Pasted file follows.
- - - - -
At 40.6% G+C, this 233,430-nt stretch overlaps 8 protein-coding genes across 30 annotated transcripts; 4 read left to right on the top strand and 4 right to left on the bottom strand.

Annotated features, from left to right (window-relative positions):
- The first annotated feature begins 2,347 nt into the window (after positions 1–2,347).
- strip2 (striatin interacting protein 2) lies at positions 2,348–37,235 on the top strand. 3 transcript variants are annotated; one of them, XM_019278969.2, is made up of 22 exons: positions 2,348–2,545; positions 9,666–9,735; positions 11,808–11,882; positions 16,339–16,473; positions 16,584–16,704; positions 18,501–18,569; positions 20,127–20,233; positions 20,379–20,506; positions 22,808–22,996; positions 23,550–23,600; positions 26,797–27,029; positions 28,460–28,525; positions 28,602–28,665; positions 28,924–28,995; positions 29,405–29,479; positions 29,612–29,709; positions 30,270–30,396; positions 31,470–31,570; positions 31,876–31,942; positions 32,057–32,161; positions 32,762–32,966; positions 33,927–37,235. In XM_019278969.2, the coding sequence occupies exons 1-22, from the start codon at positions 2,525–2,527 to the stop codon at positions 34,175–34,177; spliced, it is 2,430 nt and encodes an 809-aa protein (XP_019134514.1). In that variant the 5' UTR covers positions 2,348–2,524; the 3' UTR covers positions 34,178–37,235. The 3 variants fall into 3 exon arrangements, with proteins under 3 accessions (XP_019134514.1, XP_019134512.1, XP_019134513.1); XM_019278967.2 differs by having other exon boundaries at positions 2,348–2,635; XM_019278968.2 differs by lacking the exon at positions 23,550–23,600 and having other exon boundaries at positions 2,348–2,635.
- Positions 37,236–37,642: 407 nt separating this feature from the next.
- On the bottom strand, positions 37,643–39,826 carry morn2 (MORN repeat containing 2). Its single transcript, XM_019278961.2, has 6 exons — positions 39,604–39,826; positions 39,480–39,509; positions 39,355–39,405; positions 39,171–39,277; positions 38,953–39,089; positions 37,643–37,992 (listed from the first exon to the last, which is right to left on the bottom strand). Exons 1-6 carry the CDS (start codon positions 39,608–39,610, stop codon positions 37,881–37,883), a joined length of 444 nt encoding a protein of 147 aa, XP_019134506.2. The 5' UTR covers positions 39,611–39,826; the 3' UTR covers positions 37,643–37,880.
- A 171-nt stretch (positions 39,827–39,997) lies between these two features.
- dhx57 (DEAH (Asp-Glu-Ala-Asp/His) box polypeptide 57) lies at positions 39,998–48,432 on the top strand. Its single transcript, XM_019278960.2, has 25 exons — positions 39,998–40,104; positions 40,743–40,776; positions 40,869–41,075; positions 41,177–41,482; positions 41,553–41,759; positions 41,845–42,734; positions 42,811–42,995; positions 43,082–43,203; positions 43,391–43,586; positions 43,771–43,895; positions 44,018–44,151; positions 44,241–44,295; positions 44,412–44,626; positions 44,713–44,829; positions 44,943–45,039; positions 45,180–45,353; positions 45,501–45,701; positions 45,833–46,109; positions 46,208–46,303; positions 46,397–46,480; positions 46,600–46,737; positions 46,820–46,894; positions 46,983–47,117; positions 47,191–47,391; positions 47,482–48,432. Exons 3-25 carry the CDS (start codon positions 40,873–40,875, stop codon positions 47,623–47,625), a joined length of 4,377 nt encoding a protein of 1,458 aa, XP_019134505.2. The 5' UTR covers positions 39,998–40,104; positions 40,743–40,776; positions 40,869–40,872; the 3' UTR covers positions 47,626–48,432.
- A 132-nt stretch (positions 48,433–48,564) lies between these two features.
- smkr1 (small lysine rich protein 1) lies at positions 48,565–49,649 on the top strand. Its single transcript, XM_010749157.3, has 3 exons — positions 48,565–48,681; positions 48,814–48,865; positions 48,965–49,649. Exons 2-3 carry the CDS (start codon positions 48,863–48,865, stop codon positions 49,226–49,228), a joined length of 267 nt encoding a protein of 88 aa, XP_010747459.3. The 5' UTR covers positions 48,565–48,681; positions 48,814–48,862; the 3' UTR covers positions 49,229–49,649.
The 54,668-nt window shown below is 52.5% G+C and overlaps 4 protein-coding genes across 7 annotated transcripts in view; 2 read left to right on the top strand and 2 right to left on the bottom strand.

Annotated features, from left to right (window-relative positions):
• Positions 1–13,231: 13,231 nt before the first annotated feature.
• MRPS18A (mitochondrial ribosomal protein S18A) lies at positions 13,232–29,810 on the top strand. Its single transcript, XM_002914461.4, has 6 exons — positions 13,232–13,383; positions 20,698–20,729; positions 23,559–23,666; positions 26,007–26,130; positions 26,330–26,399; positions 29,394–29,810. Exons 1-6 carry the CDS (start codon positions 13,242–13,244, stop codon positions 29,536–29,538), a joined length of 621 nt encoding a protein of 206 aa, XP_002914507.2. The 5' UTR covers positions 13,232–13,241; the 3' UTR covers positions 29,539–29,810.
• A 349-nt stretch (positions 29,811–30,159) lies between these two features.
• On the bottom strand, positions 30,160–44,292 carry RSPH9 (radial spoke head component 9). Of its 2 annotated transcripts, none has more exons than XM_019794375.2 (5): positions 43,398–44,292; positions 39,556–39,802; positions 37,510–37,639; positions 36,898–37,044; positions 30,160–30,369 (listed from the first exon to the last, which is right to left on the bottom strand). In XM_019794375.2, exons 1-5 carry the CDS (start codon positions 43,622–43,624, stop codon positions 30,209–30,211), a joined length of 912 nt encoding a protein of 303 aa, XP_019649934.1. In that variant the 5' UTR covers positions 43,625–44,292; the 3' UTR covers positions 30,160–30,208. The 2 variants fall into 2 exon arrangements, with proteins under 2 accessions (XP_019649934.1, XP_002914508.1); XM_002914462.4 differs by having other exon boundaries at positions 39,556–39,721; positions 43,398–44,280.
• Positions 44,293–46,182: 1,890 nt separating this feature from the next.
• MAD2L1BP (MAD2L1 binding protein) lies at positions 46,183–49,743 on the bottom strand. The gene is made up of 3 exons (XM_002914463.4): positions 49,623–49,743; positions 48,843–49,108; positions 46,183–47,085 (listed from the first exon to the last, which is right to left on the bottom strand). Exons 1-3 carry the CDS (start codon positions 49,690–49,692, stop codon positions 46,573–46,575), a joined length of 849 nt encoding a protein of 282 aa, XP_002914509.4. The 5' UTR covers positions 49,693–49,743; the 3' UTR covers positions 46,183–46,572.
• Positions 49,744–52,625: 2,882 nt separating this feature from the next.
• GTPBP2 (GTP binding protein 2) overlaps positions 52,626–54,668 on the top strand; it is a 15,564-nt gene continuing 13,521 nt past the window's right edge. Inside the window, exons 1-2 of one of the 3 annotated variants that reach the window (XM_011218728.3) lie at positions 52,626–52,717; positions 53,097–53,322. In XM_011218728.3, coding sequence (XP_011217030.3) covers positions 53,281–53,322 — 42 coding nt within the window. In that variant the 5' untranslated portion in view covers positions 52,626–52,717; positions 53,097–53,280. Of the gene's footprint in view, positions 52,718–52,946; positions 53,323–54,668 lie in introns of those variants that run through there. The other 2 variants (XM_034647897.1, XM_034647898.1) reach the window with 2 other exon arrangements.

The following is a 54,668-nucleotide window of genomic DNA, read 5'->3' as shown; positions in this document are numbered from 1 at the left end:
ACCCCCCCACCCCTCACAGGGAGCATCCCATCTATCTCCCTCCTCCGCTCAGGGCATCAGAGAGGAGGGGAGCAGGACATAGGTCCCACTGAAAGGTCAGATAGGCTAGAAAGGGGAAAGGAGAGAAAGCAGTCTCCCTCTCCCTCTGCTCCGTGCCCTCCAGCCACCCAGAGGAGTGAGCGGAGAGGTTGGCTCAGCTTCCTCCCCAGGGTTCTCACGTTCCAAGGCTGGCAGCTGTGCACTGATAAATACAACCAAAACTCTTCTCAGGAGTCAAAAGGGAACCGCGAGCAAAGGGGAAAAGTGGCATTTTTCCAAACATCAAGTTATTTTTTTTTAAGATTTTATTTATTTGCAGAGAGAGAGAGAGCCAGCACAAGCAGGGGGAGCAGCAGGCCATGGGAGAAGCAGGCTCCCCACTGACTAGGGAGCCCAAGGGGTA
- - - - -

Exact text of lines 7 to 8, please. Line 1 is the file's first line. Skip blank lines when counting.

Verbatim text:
- A 171-nt stretch (positions 39,827–39,997) lies between these two features.
- dhx57 (DEAH (Asp-Glu-Ala-Asp/His) box polypeptide 57) lies at positions 39,998–48,432 on the top strand. Its single transcript, XM_019278960.2, has 25 exons — positions 39,998–40,104; positions 40,743–40,776; positions 40,869–41,075; positions 41,177–41,482; positions 41,553–41,759; positions 41,845–42,734; positions 42,811–42,995; positions 43,082–43,203; positions 43,391–43,586; positions 43,771–43,895; positions 44,018–44,151; positions 44,241–44,295; positions 44,412–44,626; positions 44,713–44,829; positions 44,943–45,039; positions 45,180–45,353; positions 45,501–45,701; positions 45,833–46,109; positions 46,208–46,303; positions 46,397–46,480; positions 46,600–46,737; positions 46,820–46,894; positions 46,983–47,117; positions 47,191–47,391; positions 47,482–48,432. Exons 3-25 carry the CDS (start codon positions 40,873–40,875, stop codon positions 47,623–47,625), a joined length of 4,377 nt encoding a protein of 1,458 aa, XP_019134505.2. The 5' UTR covers positions 39,998–40,104; positions 40,743–40,776; positions 40,869–40,872; the 3' UTR covers positions 47,626–48,432.